The moment he does, he’s trapped. Ramping her push-up bra a tetch higher, the spider says to the fly: “Even though I’m single, I’m making Sweet Onion Pie tonight. Why don’t I just be very forward and ask you to dinner at my house as a way of expressing my thanks?” 

Mesmerized by her, um, conversation, the guy ditches the pizza and agrees to be there at 8. This isn’t confusing, at all. Ladies! If you’re single, you must shop at Costco! And learn to make this delicious main-dish pie that I’ve adapted from The Joy of Cooking.

Sweet Onion Pie:

Pastry to make one 9-inch pie (see Note)
3 tbsp. butter or margarine
2-1/2 lb. (1.13 kg) sweet onions, thinly sliced
3 whole eggs
1 c. dairy sour cream
1 tsp. salt, or to taste
1/4 tsp. freshly ground black pepper
1 tbsp. finely chopped fresh parsley and/or 1 tsp. celery seed
1 egg white, slightly beaten
3 or 4 crumbled, cooked sausages, drained and blotted of fat

Preheat oven to 450 deg. F. Line a 9-in. pie pan with pastry. Trim and flute pastry edges; prick base with fork tines. Transfer pastry-filled pan to freezer for 10 min. On a circle of parchment trimmed slightly smaller than the interior of the pie shell, place enough pie weights to keep the pastry from bubbling and breaking. Bake unfilled shell 10-to-12 min., until slightly browned. Cool shell thoroughly on wire rack. Do not turn off oven.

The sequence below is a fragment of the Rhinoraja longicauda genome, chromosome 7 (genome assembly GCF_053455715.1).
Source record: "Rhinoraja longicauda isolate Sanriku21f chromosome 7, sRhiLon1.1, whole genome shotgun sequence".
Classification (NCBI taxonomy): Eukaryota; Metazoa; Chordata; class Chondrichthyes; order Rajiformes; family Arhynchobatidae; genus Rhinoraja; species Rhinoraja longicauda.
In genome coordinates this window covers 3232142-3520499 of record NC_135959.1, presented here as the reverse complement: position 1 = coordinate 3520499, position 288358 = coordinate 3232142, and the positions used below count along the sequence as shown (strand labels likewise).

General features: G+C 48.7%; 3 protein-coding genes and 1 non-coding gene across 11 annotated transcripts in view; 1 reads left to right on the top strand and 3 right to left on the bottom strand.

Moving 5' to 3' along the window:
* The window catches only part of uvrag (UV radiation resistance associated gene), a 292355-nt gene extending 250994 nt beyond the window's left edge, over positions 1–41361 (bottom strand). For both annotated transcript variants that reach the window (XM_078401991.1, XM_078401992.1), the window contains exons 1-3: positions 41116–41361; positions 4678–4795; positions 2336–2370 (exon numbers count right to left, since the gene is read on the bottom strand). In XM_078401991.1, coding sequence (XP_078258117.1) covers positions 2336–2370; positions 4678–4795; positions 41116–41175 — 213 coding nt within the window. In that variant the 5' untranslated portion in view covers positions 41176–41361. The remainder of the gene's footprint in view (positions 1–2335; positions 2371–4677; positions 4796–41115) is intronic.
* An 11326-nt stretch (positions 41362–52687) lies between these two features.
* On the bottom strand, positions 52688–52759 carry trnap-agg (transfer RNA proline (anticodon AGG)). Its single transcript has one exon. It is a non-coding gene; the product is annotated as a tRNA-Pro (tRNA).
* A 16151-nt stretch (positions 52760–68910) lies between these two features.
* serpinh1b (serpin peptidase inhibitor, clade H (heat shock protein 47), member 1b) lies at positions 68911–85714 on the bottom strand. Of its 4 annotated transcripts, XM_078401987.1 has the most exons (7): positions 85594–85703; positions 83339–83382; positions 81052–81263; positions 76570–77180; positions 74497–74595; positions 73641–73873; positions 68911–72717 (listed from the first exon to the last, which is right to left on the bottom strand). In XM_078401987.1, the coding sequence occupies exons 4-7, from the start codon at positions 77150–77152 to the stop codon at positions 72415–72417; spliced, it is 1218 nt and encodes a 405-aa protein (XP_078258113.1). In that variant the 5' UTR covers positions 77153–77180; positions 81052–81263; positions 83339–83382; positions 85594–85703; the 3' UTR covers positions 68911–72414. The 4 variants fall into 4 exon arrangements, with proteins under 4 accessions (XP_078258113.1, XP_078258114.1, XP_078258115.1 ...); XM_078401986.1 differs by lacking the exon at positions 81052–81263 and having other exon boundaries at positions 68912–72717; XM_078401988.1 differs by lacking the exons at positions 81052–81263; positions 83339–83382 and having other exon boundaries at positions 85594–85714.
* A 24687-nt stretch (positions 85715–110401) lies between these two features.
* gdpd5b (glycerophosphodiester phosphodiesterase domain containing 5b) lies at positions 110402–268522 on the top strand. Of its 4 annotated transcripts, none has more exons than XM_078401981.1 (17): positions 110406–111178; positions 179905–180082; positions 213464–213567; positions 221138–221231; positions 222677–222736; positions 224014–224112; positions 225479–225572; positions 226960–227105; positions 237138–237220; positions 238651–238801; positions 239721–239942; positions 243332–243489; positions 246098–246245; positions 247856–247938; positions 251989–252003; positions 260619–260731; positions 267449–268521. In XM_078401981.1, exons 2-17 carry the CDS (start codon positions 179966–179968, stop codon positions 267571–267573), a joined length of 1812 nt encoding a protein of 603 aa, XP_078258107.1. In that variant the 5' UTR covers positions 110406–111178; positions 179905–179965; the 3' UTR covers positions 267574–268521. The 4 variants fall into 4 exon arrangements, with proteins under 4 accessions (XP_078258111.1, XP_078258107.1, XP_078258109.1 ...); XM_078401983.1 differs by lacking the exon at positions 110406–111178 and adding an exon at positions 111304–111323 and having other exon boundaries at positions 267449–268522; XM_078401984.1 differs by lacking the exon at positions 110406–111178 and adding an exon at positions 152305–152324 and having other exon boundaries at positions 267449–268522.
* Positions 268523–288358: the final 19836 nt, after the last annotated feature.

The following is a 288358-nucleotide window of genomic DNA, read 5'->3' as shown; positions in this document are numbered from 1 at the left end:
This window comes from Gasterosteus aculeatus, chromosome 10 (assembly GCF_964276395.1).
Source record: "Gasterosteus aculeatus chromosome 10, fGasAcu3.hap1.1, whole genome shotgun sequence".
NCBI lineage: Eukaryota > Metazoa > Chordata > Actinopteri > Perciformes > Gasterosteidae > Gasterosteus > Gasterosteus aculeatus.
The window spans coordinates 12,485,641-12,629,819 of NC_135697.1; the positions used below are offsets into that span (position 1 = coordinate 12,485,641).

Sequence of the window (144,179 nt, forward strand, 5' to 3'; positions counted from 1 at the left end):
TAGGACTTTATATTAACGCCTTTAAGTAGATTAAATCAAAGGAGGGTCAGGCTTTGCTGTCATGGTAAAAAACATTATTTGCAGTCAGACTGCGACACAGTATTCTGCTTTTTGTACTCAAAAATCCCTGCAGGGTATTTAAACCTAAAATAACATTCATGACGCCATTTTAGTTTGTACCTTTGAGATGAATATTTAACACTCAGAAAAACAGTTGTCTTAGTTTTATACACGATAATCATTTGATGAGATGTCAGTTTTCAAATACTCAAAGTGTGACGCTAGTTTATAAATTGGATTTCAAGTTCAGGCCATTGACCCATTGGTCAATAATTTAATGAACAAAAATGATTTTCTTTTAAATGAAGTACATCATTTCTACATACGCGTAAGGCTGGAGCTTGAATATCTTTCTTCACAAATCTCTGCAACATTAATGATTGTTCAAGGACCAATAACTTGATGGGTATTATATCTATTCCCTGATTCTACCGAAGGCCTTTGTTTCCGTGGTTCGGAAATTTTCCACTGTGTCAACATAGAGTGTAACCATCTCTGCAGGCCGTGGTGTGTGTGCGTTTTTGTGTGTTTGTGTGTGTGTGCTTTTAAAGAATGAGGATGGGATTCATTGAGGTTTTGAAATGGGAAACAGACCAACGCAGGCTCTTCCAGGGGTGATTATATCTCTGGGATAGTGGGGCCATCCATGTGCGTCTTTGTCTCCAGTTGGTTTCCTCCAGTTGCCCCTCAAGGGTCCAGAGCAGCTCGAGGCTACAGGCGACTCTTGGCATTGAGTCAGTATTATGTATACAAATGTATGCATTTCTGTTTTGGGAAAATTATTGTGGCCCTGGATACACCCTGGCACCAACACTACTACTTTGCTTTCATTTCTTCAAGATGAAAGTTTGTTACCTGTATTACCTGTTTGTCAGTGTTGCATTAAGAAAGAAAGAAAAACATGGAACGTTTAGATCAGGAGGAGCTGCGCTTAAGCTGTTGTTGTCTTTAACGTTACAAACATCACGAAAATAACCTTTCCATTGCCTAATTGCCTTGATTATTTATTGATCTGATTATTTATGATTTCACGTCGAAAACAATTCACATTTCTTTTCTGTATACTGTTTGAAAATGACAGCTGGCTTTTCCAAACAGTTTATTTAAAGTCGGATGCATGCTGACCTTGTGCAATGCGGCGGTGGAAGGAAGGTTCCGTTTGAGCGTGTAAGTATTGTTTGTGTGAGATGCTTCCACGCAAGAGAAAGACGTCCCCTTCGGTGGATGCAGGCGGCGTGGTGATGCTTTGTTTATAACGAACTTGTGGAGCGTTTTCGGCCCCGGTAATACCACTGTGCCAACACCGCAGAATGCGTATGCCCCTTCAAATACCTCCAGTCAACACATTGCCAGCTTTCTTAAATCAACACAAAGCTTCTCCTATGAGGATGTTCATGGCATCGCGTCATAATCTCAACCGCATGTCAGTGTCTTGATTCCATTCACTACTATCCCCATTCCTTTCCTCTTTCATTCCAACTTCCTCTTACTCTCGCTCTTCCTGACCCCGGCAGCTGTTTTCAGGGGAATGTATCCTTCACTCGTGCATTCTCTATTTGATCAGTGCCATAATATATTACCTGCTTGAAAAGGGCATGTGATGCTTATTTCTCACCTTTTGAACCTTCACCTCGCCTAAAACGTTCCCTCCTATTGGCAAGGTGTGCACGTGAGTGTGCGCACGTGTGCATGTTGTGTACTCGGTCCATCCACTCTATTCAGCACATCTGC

Melt butter or margarine in large, heavy saucepan. Add onions, stirring over low heat until translucent. Cover pot, sweating onions over lowest heat until cooked through. Set aside until thoroughly cooled. In a medium bowl, combine whole eggs, sour cream, and seasonings. Stir into cooled, cooked onions, combining well. Set aside.

Brush slightly beaten egg white over baked, cooled pie shell. Heap slightly cooled onion mixture into partially baked pie shell. Crumble cooked sausage over onion mixture in shell. Bake 10 min. at 450 deg. F. Reduce heat to 300 deg. F., cooking an additional 25-to-30 min., until crust is golden. Serve hot. Makes 4-to-6 servings.

Note: The Index to this blog has several excellent recipes for pie pastry filed under Pies: Pastry.